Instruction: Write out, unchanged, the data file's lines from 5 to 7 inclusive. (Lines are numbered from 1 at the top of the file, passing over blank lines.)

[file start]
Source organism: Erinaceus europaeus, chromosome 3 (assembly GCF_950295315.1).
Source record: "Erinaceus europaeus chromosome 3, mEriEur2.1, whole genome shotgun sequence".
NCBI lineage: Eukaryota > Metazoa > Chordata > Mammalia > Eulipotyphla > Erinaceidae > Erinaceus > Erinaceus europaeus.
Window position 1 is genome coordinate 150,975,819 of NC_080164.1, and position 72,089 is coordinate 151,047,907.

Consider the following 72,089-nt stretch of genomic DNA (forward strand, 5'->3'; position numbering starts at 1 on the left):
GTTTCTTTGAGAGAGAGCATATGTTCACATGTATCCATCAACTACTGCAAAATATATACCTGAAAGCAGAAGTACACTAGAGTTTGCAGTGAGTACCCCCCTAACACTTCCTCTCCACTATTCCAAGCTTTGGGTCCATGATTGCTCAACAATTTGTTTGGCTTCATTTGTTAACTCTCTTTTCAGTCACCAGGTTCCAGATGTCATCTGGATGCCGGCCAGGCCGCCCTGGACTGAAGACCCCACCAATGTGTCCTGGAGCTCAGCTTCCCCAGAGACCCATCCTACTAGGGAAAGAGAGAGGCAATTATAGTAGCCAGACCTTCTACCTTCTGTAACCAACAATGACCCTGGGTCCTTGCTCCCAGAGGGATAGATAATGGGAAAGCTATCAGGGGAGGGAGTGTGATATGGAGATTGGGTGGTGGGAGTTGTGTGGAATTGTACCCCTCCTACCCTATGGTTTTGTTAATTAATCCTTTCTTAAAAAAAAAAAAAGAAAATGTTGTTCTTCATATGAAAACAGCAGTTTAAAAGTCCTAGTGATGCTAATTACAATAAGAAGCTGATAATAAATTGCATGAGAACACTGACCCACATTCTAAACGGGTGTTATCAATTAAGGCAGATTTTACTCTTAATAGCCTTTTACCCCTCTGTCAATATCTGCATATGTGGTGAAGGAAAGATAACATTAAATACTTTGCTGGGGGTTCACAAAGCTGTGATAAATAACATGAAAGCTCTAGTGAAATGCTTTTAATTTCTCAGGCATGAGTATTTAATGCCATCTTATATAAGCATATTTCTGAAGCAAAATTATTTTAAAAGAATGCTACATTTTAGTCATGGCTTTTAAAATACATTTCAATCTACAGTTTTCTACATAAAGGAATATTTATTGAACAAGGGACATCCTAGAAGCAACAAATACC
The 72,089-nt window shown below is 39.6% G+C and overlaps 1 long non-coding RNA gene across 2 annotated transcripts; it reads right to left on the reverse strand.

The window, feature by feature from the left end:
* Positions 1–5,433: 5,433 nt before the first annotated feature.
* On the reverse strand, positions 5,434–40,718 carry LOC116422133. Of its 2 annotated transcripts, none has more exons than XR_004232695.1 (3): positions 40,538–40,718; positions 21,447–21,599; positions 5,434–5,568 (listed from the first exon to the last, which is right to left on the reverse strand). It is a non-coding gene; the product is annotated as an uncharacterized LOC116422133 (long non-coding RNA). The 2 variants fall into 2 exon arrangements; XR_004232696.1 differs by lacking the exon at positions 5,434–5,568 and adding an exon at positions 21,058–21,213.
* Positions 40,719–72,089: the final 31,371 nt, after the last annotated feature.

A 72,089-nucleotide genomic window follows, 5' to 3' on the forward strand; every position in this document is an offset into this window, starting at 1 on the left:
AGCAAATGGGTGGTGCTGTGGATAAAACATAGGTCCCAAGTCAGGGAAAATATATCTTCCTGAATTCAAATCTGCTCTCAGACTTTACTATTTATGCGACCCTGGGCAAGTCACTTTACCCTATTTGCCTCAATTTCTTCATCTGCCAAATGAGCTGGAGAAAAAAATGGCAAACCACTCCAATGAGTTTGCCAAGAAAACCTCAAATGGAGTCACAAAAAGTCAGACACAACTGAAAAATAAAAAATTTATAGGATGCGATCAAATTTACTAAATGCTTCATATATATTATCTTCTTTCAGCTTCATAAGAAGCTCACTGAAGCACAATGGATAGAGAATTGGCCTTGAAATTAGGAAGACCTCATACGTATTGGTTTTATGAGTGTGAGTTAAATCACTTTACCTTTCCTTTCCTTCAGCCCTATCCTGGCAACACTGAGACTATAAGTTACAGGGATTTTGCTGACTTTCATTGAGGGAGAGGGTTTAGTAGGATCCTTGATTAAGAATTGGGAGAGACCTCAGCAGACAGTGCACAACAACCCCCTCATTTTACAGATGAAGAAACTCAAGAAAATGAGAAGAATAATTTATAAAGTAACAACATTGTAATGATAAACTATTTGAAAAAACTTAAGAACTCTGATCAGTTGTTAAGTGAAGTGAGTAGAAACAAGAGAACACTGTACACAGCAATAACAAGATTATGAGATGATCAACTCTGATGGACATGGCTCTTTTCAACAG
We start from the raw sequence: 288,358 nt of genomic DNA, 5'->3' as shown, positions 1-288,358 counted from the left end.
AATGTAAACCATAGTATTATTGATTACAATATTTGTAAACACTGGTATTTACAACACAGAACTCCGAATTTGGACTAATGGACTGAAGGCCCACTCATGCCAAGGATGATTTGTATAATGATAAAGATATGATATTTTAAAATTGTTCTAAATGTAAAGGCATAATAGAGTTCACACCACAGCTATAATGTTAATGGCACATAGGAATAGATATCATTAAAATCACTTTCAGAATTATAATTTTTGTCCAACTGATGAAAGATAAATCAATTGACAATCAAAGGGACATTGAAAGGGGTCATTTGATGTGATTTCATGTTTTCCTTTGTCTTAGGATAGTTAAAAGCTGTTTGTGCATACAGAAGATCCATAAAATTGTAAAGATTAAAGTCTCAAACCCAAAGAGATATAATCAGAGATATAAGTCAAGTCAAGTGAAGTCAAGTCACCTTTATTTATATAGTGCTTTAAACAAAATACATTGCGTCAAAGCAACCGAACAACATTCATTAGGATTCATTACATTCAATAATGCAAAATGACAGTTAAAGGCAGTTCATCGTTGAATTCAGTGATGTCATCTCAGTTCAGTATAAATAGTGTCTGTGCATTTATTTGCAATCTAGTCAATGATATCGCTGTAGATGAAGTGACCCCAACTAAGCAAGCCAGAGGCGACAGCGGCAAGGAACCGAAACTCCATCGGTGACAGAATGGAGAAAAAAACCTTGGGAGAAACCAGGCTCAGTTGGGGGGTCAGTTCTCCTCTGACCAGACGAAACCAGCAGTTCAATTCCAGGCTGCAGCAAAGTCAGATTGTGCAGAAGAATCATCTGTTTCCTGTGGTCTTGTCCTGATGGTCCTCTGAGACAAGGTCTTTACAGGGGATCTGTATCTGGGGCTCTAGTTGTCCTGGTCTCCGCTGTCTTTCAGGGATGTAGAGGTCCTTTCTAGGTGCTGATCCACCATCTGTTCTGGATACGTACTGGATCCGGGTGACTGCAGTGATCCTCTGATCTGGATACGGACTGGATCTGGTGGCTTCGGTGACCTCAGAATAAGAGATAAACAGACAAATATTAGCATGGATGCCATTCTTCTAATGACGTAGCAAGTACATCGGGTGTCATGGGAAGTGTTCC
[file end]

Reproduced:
Consider the following 72,089-nt stretch of genomic DNA (forward strand, 5'->3'; position numbering starts at 1 on the left):
GTTTCTTTGAGAGAGAGCATATGTTCACATGTATCCATCAACTACTGCAAAATATATACCTGAAAGCAGAAGTACACTAGAGTTTGCAGTGAGTACCCCCCTAACACTTCCTCTCCACTATTCCAAGCTTTGGGTCCATGATTGCTCAACAATTTGTTTGGCTTCATTTGTTAACTCTCTTTTCAGTCACCAGGTTCCAGATGTCATCTGGATGCCGGCCAGGCCGCCCTGGACTGAAGACCCCACCAATGTGTCCTGGAGCTCAGCTTCCCCAGAGACCCATCCTACTAGGGAAAGAGAGAGGCAATTATAGTAGCCAGACCTTCTACCTTCTGTAACCAACAATGACCCTGGGTCCTTGCTCCCAGAGGGATAGATAATGGGAAAGCTATCAGGGGAGGGAGTGTGATATGGAGATTGGGTGGTGGGAGTTGTGTGGAATTGTACCCCTCCTACCCTATGGTTTTGTTAATTAATCCTTTCTTAAAAAAAAAAAAAGAAAATGTTGTTCTTCATATGAAAACAGCAGTTTAAAAGTCCTAGTGATGCTAATTACAATAAGAAGCTGATAATAAATTGCATGAGAACACTGACCCACATTCTAAACGGGTGTTATCAATTAAGGCAGATTTTACTCTTAATAGCCTTTTACCCCTCTGTCAATATCTGCATATGTGGTGAAGGAAAGATAACATTAAATACTTTGCTGGGGGTTCACAAAGCTGTGATAAATAACATGAAAGCTCTAGTGAAATGCTTTTAATTTCTCAGGCATGAGTATTTAATGCCATCTTATATAAGCATATTTCTGAAGCAAAATTATTTTAAAAGAATGCTACATTTTAGTCATGGCTTTTAAAATACATTTCAATCTACAGTTTTCTACATAAAGGAATATTTATTGAACAAGGGACATCCTAGAAGCAACAAATACC
The 72,089-nt window shown below is 39.6% G+C and overlaps 1 long non-coding RNA gene across 2 annotated transcripts; it reads right to left on the reverse strand.